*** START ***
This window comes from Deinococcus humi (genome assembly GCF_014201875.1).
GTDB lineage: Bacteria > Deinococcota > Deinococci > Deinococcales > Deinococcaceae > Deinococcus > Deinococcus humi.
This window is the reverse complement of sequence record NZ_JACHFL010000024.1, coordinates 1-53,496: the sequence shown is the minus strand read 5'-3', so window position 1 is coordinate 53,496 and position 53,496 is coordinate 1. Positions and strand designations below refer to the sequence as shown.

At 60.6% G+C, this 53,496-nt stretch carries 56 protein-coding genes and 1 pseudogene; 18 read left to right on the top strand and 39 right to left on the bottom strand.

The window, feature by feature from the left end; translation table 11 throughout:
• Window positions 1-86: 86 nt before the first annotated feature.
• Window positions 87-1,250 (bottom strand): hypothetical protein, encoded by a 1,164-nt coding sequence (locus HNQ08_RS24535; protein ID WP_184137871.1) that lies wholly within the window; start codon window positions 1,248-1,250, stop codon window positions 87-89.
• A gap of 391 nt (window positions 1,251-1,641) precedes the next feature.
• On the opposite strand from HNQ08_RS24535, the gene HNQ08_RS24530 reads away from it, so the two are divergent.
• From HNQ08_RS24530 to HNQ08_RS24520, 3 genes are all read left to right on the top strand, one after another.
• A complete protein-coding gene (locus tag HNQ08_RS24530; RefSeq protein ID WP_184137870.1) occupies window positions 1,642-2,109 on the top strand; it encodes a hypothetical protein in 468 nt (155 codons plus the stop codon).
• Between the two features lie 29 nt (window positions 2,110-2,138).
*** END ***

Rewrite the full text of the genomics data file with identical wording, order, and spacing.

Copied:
This window comes from Deinococcus humi (genome assembly GCF_014201875.1).
GTDB lineage: Bacteria > Deinococcota > Deinococci > Deinococcales > Deinococcaceae > Deinococcus > Deinococcus humi.
This window is the reverse complement of sequence record NZ_JACHFL010000024.1, coordinates 1-53,496: the sequence shown is the minus strand read 5'-3', so window position 1 is coordinate 53,496 and position 53,496 is coordinate 1. Positions and strand designations below refer to the sequence as shown.

At 60.6% G+C, this 53,496-nt stretch carries 56 protein-coding genes and 1 pseudogene; 18 read left to right on the top strand and 39 right to left on the bottom strand.

The window, feature by feature from the left end; translation table 11 throughout:
• Window positions 1-86: 86 nt before the first annotated feature.
• Window positions 87-1,250 (bottom strand): hypothetical protein, encoded by a 1,164-nt coding sequence (locus HNQ08_RS24535; protein ID WP_184137871.1) that lies wholly within the window; start codon window positions 1,248-1,250, stop codon window positions 87-89.
• A gap of 391 nt (window positions 1,251-1,641) precedes the next feature.
• On the opposite strand from HNQ08_RS24535, the gene HNQ08_RS24530 reads away from it, so the two are divergent.
• From HNQ08_RS24530 to HNQ08_RS24520, 3 genes are all read left to right on the top strand, one after another.
• A complete protein-coding gene (locus tag HNQ08_RS24530; RefSeq protein ID WP_184137870.1) occupies window positions 1,642-2,109 on the top strand; it encodes a hypothetical protein in 468 nt (155 codons plus the stop codon).
• Between the two features lie 29 nt (window positions 2,110-2,138).